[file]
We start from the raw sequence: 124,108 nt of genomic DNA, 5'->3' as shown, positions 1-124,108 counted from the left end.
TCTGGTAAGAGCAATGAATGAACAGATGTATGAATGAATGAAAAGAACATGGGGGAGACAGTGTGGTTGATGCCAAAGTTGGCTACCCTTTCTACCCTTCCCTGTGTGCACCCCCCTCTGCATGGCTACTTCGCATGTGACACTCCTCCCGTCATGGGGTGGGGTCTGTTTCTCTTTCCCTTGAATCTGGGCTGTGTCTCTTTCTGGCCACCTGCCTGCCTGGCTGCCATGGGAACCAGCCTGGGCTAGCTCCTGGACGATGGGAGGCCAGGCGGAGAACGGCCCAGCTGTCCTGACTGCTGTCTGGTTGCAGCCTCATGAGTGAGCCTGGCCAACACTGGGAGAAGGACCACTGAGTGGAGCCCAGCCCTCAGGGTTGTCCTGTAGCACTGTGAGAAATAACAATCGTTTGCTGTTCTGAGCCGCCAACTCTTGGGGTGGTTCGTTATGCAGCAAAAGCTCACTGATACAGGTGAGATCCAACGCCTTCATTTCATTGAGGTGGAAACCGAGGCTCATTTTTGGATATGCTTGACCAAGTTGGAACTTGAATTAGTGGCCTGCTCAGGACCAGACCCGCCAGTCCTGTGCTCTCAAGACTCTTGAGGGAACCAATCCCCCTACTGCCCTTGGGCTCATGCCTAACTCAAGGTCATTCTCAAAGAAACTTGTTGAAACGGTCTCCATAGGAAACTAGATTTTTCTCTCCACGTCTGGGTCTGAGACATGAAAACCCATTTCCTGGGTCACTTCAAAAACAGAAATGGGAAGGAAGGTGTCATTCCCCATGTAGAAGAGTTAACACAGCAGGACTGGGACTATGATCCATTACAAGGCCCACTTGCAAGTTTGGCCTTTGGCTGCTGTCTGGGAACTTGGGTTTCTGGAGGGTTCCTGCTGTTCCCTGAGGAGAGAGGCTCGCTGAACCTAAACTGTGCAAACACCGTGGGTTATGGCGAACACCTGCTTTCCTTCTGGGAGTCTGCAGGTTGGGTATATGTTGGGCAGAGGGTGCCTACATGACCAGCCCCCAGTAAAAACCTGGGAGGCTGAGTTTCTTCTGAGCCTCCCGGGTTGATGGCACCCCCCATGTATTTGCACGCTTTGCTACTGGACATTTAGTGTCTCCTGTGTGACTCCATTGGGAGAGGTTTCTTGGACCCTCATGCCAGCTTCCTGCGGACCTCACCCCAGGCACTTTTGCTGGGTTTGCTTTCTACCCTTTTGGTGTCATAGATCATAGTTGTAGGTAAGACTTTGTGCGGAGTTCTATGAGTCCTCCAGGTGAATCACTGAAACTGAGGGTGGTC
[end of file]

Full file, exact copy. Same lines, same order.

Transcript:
We start from the raw sequence: 124,108 nt of genomic DNA, 5'->3' as shown, positions 1-124,108 counted from the left end.
TCTGGTAAGAGCAATGAATGAACAGATGTATGAATGAATGAAAAGAACATGGGGGAGACAGTGTGGTTGATGCCAAAGTTGGCTACCCTTTCTACCCTTCCCTGTGTGCACCCCCCTCTGCATGGCTACTTCGCATGTGACACTCCTCCCGTCATGGGGTGGGGTCTGTTTCTCTTTCCCTTGAATCTGGGCTGTGTCTCTTTCTGGCCACCTGCCTGCCTGGCTGCCATGGGAACCAGCCTGGGCTAGCTCCTGGACGATGGGAGGCCAGGCGGAGAACGGCCCAGCTGTCCTGACTGCTGTCTGGTTGCAGCCTCATGAGTGAGCCTGGCCAACACTGGGAGAAGGACCACTGAGTGGAGCCCAGCCCTCAGGGTTGTCCTGTAGCACTGTGAGAAATAACAATCGTTTGCTGTTCTGAGCCGCCAACTCTTGGGGTGGTTCGTTATGCAGCAAAAGCTCACTGATACAGGTGAGATCCAACGCCTTCATTTCATTGAGGTGGAAACCGAGGCTCATTTTTGGATATGCTTGACCAAGTTGGAACTTGAATTAGTGGCCTGCTCAGGACCAGACCCGCCAGTCCTGTGCTCTCAAGACTCTTGAGGGAACCAATCCCCCTACTGCCCTTGGGCTCATGCCTAACTCAAGGTCATTCTCAAAGAAACTTGTTGAAACGGTCTCCATAGGAAACTAGATTTTTCTCTCCACGTCTGGGTCTGAGACATGAAAACCCATTTCCTGGGTCACTTCAAAAACAGAAATGGGAAGGAAGGTGTCATTCCCCATGTAGAAGAGTTAACACAGCAGGACTGGGACTATGATCCATTACAAGGCCCACTTGCAAGTTTGGCCTTTGGCTGCTGTCTGGGAACTTGGGTTTCTGGAGGGTTCCTGCTGTTCCCTGAGGAGAGAGGCTCGCTGAACCTAAACTGTGCAAACACCGTGGGTTATGGCGAACACCTGCTTTCCTTCTGGGAGTCTGCAGGTTGGGTATATGTTGGGCAGAGGGTGCCTACATGACCAGCCCCCAGTAAAAACCTGGGAGGCTGAGTTTCTTCTGAGCCTCCCGGGTTGATGGCACCCCCCATGTATTTGCACGCTTTGCTACTGGACATTTAGTGTCTCCTGTGTGACTCCATTGGGAGAGGTTTCTTGGACCCTCATGCCAGCTTCCTGCGGACCTCACCCCAGGCACTTTTGCTGGGTTTGCTTTCTACCCTTTTGGTGTCATAGATCATAGTTGTAGGTAAGACTTTGTGCGGAGTTCTATGAGTCCTCCAGGTGAATCACTGAAACTGAGGGTGGTC